Higher education leads to greater lifetime income and equips graduates with the human capital they’ll need to succeed in a knowledge economy, according to a host of studies conducted over the past two decades. This insight has shaped policy, with US state and local governments increasing access to community colleges to help students, especially those from disadvantaged communities, increase their earnings and enter the middle class.

Such policies work better for some students than others, finds Chicago Booth’s Jack Mountjoy. This is in part because community colleges divert a substantial minority of high-school graduates from gaining a four-year college degree, which would likely result in even higher lifetime earnings.

Mountjoy accessed a database covering the state of Texas that included 761,000 students in four-year colleges and universities (both public and private) and 732,000 in community colleges. He tracked students from high school on, and then linked their educational outcomes with data from the Texas Workforce Commission, which measures quarterly earnings at every job for Texas employees covered by the state’s unemployment insurance system. Mountjoy developed and applied a new econometric methodology on this rich data to disentangle the impacts of community-college enrollment on the outcomes of students who wouldn’t have otherwise matriculated versus those who would have started at four-year institutions.

Two-year community-college enrollment paid off on average for two-thirds of the sample students, according to Mountjoy, whereas one-third would have done better had they gone directly to a four-year college. “Those who would not have otherwise attended college experience large gains,” he writes. Women experienced larger effects compared with men.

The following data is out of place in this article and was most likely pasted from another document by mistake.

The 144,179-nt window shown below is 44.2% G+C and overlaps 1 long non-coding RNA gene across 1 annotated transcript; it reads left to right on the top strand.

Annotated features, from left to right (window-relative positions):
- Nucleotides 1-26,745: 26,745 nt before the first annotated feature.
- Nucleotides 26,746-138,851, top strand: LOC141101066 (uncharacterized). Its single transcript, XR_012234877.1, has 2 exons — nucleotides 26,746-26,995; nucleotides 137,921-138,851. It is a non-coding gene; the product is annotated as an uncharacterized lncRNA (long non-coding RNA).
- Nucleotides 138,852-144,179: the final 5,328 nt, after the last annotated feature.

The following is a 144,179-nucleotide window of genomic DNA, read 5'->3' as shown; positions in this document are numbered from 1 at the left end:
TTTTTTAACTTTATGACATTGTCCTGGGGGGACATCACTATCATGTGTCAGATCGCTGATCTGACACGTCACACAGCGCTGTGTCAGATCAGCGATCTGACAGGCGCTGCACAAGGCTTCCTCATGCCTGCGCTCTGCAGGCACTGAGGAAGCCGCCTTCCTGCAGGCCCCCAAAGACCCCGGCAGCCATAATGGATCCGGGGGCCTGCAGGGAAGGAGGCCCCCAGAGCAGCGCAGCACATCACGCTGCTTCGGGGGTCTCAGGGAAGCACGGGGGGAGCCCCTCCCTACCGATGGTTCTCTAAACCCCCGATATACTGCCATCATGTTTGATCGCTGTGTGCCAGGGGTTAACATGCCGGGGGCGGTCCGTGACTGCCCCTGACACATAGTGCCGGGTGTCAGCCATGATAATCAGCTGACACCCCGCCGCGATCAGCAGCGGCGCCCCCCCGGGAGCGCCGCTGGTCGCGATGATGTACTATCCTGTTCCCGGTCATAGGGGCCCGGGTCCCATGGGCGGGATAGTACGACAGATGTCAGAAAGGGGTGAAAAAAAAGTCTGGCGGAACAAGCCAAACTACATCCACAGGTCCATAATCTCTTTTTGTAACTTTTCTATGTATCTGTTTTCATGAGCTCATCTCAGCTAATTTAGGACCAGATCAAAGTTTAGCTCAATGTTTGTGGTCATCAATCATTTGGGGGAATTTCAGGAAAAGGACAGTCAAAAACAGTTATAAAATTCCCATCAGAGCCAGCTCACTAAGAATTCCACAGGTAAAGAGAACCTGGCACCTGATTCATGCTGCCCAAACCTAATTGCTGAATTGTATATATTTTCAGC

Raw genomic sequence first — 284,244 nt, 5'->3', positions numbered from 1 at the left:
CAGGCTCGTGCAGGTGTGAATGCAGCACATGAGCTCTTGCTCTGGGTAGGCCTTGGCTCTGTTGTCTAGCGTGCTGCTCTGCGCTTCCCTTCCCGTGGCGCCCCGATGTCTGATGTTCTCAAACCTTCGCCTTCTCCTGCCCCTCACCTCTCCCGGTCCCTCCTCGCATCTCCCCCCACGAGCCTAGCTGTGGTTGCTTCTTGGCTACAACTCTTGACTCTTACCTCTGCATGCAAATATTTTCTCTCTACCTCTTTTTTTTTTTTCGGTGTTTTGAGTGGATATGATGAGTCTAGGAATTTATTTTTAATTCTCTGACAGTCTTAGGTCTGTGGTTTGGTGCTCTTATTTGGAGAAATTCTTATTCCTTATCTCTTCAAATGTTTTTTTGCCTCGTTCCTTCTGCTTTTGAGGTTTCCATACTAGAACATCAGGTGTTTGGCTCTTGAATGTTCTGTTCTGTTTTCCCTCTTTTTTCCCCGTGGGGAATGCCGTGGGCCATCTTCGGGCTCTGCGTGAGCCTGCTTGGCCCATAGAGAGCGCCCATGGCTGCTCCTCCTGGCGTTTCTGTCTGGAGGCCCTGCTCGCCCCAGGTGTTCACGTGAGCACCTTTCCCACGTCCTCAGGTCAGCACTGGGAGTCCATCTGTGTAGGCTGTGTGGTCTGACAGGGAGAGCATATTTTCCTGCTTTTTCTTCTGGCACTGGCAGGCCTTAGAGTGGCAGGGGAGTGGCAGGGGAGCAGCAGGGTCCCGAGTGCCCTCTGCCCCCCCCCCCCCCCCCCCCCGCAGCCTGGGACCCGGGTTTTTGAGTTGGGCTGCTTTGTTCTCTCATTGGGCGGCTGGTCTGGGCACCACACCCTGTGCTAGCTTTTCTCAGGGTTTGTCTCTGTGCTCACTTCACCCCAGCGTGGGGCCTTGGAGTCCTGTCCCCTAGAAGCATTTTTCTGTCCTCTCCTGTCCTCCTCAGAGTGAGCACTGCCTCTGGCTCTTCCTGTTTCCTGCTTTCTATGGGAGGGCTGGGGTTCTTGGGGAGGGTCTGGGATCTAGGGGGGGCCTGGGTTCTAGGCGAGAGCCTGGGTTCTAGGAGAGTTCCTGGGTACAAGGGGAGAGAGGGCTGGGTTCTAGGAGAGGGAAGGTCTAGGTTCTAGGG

His findings are in line with other research and government data. In the 2016–17 academic year, there were 9 million students attending public two-year colleges in the United States, according to the US Department of Education. Among those entering community college, 81 percent intend to complete a four-year college degree. But previous research has established that only one-third will transfer to a four-year institution within six years, and just 14 percent will complete a bachelor’s degree. This contrasts with a 60 percent bachelor’s degree completion rate among students who enroll directly in a four-year college. Mountjoy’s research finds that part of this gap is due to so-called selection bias—students who start at four-year colleges tend to be better prepared academically and come from more advantaged backgrounds than their counterparts at two-year colleges, so they would have better outcomes regardless of where they enrolled. But his research suggests that the gap is also driven by the causal impact of sending an otherwise identical student to start at a two-year college instead of a four-year one.

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Mountjoy estimates that by age 30, those who wouldn’t have attended any college would earn 22 percent more by enrolling in community college—an especially healthy return given that the average community-college entrant can qualify for enough grant aid to pay no tuition, according to the College Board. “Diverted students, on the other hand . . . end up with lower average outcomes as a result of starting college at a two-year instead of a four-year institution,” and over time these losses add up to outweigh any up-front tuition savings.

Overall, Mountjoy finds, community college can boost outcomes, particularly for disadvantaged students and those who would otherwise not attend college. But it doesn’t work for everyone, and it’s certainly no panacea.

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